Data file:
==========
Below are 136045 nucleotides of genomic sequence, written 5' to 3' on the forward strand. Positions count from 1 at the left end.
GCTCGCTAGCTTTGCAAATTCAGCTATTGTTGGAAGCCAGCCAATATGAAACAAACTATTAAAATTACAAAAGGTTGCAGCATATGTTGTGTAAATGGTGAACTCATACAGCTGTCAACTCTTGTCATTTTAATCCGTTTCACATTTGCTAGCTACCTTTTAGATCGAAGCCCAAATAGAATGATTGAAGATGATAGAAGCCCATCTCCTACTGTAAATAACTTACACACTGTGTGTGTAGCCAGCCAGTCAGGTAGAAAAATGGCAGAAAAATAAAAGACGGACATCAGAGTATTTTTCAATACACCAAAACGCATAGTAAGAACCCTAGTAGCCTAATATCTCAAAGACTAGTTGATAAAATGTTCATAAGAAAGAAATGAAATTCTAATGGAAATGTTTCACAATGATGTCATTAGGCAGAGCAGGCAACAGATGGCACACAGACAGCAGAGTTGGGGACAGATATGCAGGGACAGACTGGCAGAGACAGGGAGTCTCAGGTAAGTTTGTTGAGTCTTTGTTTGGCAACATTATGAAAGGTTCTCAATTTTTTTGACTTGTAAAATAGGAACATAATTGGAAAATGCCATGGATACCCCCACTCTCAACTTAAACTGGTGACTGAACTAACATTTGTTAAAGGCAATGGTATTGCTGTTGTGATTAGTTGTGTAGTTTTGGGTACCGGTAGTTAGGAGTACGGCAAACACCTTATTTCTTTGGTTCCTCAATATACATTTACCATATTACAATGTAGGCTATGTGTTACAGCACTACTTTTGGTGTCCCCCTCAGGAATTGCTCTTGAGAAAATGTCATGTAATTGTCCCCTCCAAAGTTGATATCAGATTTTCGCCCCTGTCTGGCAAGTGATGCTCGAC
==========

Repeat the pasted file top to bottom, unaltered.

Below are 136045 nucleotides of genomic sequence, written 5' to 3' on the forward strand. Positions count from 1 at the left end.
GCTCGCTAGCTTTGCAAATTCAGCTATTGTTGGAAGCCAGCCAATATGAAACAAACTATTAAAATTACAAAAGGTTGCAGCATATGTTGTGTAAATGGTGAACTCATACAGCTGTCAACTCTTGTCATTTTAATCCGTTTCACATTTGCTAGCTACCTTTTAGATCGAAGCCCAAATAGAATGATTGAAGATGATAGAAGCCCATCTCCTACTGTAAATAACTTACACACTGTGTGTGTAGCCAGCCAGTCAGGTAGAAAAATGGCAGAAAAATAAAAGACGGACATCAGAGTATTTTTCAATACACCAAAACGCATAGTAAGAACCCTAGTAGCCTAATATCTCAAAGACTAGTTGATAAAATGTTCATAAGAAAGAAATGAAATTCTAATGGAAATGTTTCACAATGATGTCATTAGGCAGAGCAGGCAACAGATGGCACACAGACAGCAGAGTTGGGGACAGATATGCAGGGACAGACTGGCAGAGACAGGGAGTCTCAGGTAAGTTTGTTGAGTCTTTGTTTGGCAACATTATGAAAGGTTCTCAATTTTTTTGACTTGTAAAATAGGAACATAATTGGAAAATGCCATGGATACCCCCACTCTCAACTTAAACTGGTGACTGAACTAACATTTGTTAAAGGCAATGGTATTGCTGTTGTGATTAGTTGTGTAGTTTTGGGTACCGGTAGTTAGGAGTACGGCAAACACCTTATTTCTTTGGTTCCTCAATATACATTTACCATATTACAATGTAGGCTATGTGTTACAGCACTACTTTTGGTGTCCCCCTCAGGAATTGCTCTTGAGAAAATGTCATGTAATTGTCCCCTCCAAAGTTGATATCAGATTTTCGCCCCTGTCTGGCAAGTGATGCTCGAC